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  Stuart Peacock K2 & Broad Peak Expedition 2004 Dispatch 8

Several Days Updates

K2 Diary: Hi Folks, Long time no mail. Well as you may, or may not have heard, I've been busy on Broad Peak and only got down to Base Camp yesterday. Although we had only acclimatised to Camp 2 (c6300m) after 4 days rest at BC a window of opportunity appeared for a possible summit bid. So we headed back up the mountain with the summit in our sights.

Conditions on the hill were good and re-ascending to camp 1 & 2 did not prove any real problems. Dave and Chris re-fixed some of the line in the couloirs to make it easier to descend and some bits that had worn through use.

We had decided to place Camp 3 as high as possible in order to shorten the summit day. So we looked to place the camp at 7300m. 1000m of ascent is a fare old whack at that altitude and the snow conditions made it heavy going. We set off early (Have I mentioned how much I hate early starts !) from Camp 2, it was a very cold morning heading up the ridge and soon our feet & hands became blocks of ice. I had to stop regularly to put my hands in my armpits to warm them up.

Dave & Chris were suffering more so with there feet, finally they decided to call it a day and turn round. Ralph, myself & the sherpas carried on. At around 6700m we reached the cache which the sherpas had left the week previous. Here we had time to sort kit out and re-organise what was needed for our reduced team. Thankfully after about 15 minutes the sun eventually appeared and with it brought the heat essential to thaw our chilled cores.

Once organised we headed up a head wall which was traversed rightwards at the top, again snow conditions made this hard work. Once atop of this we then followed the ridge above to camp 3, stopping at the Austrian camp (c7000m) for break. We eventually arrived into camp 3 mid afternoon, we pitched the tents and set to work boiling snow for drinks & food in readiness for our 4.30am summit day start the next morning. Behind the tents lay our route up the huge snow field  towards the col and then hang a right  along the ridge to the summit, sounds straight forward enough...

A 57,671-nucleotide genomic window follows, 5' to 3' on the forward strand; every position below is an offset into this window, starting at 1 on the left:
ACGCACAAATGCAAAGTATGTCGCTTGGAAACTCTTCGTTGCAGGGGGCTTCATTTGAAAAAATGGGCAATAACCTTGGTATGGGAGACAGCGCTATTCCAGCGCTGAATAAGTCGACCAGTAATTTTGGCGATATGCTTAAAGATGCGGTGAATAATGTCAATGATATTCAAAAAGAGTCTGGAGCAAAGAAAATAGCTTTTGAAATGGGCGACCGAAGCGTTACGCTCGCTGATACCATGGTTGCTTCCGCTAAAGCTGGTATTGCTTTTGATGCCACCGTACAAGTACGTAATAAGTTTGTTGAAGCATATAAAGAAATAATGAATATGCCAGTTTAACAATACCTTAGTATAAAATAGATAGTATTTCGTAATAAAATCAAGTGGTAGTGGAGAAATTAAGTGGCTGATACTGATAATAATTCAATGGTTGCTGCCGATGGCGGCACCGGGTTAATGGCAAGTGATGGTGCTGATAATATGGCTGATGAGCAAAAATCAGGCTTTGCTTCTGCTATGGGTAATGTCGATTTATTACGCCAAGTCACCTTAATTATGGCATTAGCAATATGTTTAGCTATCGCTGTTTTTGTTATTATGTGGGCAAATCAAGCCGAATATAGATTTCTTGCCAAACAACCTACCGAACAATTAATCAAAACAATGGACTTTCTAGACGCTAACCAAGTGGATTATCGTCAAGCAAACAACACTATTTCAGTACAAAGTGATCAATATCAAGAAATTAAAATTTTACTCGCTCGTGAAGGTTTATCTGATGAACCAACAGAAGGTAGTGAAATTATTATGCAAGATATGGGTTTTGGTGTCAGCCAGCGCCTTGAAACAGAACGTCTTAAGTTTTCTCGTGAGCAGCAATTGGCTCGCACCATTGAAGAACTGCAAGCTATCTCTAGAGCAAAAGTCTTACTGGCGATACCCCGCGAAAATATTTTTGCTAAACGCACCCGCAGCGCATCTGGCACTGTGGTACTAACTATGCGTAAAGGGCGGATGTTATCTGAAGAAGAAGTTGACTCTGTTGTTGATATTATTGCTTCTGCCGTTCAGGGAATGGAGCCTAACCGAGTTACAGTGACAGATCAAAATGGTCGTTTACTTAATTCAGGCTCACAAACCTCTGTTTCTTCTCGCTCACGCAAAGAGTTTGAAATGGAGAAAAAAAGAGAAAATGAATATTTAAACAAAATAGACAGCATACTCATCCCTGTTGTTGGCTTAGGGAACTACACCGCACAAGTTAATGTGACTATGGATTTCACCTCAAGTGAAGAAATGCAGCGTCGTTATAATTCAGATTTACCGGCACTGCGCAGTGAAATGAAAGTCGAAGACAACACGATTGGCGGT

We woke at 3.30am, made some hot drinks and ate a couple of cereal bars for breakfast. Then it was up and out, the Swiss team had already started breaking trail and were making good progress in the deep snow. However time passed us by and we seemed never to get any closer to the col. Eventually our progress was halted by a series of crevasses. Our sherpas had brought up some fixed line and it was made possible to jump a section of the crevasse, however it had taken considerable time to set up. After much more snow  trudging we finally came around a corner and were faced with the impending snow slope which culminated in the col. Looking at my watch and then at what lay before us, I was conscious that we would be cutting it fine for time.

The people breaking trail in front appeared to be going nowhere fast, it was looking unlikely we would reach the summit in good time. Then all of a sudden a fixed line from the previous year was found and appeared to still be in good condition. This helped speed things up, and we were soon on our way to the col.

We reached the col at around 12.30pm, it had been tiring work, more so for those who broke trail. Ralph had decided enough was enough, content with his new height record of 7860m. I did not want him to go down on his own, so was about to agree to retreat, when Ibrahim our Pakistani High Altitude Porter said he would go down with Ralph. The Sherpas Purba & Sonam were already set and ready to go, so that was it the summit was indeed a possibility. There was no doubt I was tired from the increased altitude and the arduous snow conditions, but I felt I had it in me to make the final assault on the ridge.